Tart plum tree suggestions for Zone 5

nobueno(Boulder, CO 5a)February 17, 2013

Live in Boulder, CO so zone 5. Looking for a plum tree that has sweet fruit but very tart skin. Mostly for eating out of hand. Seems like most that fit the description are Japanese plums though which might not be hardy in Colorado. Santa Rosa fits the bill but don't think it would be hardy here (would it?). Is the italian tart at all? Help. Thanks!

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Konrad___far_north(3..just outside of Edmonton)

You're right, ..most have tart skin. I'm thinking the Supreme Plum, Pembina, Patterson's Pride, etc. ..but why do you need tart skin?

Here is a link that might be useful: Lets talk about Plum

    Bookmark   February 17, 2013 at 12:58PM
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nobueno(Boulder, CO 5a)

That's what the wife loves. That or just a tart plum I suppose. But she was describing a plum tree her grandfather had when she grew up in California. Santa Rosa sounded close.

    Bookmark   February 17, 2013 at 2:54PM
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I have an Italian plum and the flesh is yellow and sweet but the skin is tart, that is why it makes an excellent tart. The 'wild' taste is in the skin. Mrs. G

    Bookmark   February 17, 2013 at 2:56PM
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nobueno(Boulder, CO 5a)

Good to hear since I know I can grow them.

    Bookmark   February 17, 2013 at 8:57PM
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Scott F Smith(6B/7A MD)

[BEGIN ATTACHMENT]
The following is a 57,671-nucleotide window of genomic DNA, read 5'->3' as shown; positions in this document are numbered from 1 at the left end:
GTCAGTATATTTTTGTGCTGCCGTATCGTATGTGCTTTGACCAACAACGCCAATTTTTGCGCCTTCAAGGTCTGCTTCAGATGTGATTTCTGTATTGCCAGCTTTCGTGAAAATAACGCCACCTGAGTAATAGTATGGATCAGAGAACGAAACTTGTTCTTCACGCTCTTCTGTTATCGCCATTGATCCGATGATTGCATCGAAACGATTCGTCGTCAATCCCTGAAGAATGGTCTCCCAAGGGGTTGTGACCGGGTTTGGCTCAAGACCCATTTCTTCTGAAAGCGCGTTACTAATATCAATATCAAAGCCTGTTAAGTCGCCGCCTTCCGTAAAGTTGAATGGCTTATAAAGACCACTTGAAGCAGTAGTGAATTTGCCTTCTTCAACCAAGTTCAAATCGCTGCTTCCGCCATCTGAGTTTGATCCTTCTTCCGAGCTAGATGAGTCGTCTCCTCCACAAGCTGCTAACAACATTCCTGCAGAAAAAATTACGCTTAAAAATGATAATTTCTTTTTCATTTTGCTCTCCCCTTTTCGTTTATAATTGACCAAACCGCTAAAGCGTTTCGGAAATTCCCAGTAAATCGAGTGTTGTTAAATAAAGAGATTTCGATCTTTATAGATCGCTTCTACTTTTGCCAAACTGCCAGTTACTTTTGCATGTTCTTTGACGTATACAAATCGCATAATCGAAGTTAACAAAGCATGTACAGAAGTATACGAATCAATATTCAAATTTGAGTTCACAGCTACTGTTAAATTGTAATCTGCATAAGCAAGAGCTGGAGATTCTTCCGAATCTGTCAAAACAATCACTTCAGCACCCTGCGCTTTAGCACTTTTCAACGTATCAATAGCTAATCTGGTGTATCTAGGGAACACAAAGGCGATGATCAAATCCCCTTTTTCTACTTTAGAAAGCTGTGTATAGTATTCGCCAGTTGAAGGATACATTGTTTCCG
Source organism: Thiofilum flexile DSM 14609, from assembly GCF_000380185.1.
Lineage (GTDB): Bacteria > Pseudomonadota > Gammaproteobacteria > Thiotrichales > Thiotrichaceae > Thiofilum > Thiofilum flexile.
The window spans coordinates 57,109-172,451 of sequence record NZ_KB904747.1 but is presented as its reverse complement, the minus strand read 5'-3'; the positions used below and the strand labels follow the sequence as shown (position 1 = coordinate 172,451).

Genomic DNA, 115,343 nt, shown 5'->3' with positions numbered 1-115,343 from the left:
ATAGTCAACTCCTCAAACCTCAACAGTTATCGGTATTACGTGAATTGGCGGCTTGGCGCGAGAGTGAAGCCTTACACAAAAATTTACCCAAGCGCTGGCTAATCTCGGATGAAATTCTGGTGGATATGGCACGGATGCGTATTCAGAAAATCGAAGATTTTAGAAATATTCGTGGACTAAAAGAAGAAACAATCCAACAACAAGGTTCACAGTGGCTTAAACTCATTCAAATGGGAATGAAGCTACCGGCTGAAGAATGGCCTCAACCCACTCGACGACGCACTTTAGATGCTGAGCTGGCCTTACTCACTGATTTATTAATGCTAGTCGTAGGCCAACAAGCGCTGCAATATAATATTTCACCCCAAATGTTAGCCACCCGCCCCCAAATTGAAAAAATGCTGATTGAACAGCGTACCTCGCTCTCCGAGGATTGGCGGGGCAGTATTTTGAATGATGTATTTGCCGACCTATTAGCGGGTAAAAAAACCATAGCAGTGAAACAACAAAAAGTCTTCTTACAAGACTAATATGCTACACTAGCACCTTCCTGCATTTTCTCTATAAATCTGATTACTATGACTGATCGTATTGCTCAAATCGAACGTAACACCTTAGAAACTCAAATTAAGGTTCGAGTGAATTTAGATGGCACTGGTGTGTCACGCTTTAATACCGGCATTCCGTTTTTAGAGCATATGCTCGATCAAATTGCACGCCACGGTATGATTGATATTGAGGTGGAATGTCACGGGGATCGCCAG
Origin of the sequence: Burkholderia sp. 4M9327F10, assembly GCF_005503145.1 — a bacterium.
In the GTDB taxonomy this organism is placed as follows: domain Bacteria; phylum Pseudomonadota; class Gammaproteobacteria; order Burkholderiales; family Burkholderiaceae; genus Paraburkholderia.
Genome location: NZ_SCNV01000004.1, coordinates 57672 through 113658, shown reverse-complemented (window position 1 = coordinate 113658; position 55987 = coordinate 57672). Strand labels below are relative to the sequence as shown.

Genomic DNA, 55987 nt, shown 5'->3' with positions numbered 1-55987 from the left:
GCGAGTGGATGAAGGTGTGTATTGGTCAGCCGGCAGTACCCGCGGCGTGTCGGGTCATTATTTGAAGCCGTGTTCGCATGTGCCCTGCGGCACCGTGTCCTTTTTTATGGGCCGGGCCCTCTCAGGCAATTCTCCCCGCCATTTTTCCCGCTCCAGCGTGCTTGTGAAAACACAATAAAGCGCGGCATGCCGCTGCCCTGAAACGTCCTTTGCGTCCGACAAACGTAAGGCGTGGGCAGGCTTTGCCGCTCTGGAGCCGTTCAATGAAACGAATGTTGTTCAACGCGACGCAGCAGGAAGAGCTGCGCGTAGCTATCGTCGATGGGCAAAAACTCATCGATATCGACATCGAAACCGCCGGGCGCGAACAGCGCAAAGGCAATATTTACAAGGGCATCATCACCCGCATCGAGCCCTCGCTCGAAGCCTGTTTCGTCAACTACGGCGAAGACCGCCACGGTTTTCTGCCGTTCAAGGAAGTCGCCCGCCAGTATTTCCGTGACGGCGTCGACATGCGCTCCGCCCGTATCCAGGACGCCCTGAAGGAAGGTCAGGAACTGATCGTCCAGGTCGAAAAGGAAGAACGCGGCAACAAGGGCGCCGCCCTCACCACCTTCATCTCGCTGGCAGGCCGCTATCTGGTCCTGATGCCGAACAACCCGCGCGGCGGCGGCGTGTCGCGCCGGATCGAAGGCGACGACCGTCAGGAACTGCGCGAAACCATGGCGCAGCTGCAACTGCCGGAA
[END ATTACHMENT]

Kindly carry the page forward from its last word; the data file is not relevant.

Superior is a very good tart plum. It was bred as a hardy plum, I don't recall the zone but its either 4 or 5.


    Bookmark   February 17, 2013 at 10:25PM
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Beeone(4 N. Wyo.)

This wouldn't be an issue if your wife wasn't so sweet already.....

The american plums tend to have quite a tart skin. When fully ripe, the pulp/juice is very sweet and aromatic, but the skin remains quite tart. You might look at getting a native plum or a variety bred from the american plums.

    Bookmark   February 18, 2013 at 1:38AM
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a good suggestion might be the wild goose plum, a sweet tart native plum, available from oikos tree crops.
native plum need less care

    Bookmark   February 18, 2013 at 9:57AM
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nobueno(Boulder, CO 5a)

Wild goose plum sounds invasive and scary (thorns).

    Bookmark   February 19, 2013 at 7:42PM
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milehighgirl(CO USDA 5B/Sunset 2B)


I have had no trouble with hardiness of Japanese plums here in Denver. The issue is not hardiness but bloom time; we usually get frosts that kill the blooms. I have Elephant Heart and Satsuma and my neighbor has Santa Rosa. We have had good crops the last few years.

The European plums, especially my Shropshire Damson, bloom later and therefore avoid the frosts.

I would have to say that it sounds like you are wanting a Santa Rosa. You will need a pollinator for it though. A Japanese hybrid would work well. But you should be prepared in case of frost at bloom time.

    Bookmark   April 4, 2013 at 12:46AM
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ahajmano(sunset 23, Mission Viejo CA)

Try persian plums ( green or red). They are very tart before fully ripe without the bitterness of other premature plums.

    Bookmark   April 4, 2013 at 2:29AM
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Various Native plums can be quite tart, and also quite hardy....

I think in Zone 5 - I would either go with something Native, or with an European plum of some sort or another.... unless someone specifically has Japanese plum recommendations from way up north... I would worry that J. Plums would winter kill in harsh winters...


    Bookmark   April 4, 2013 at 8:58AM
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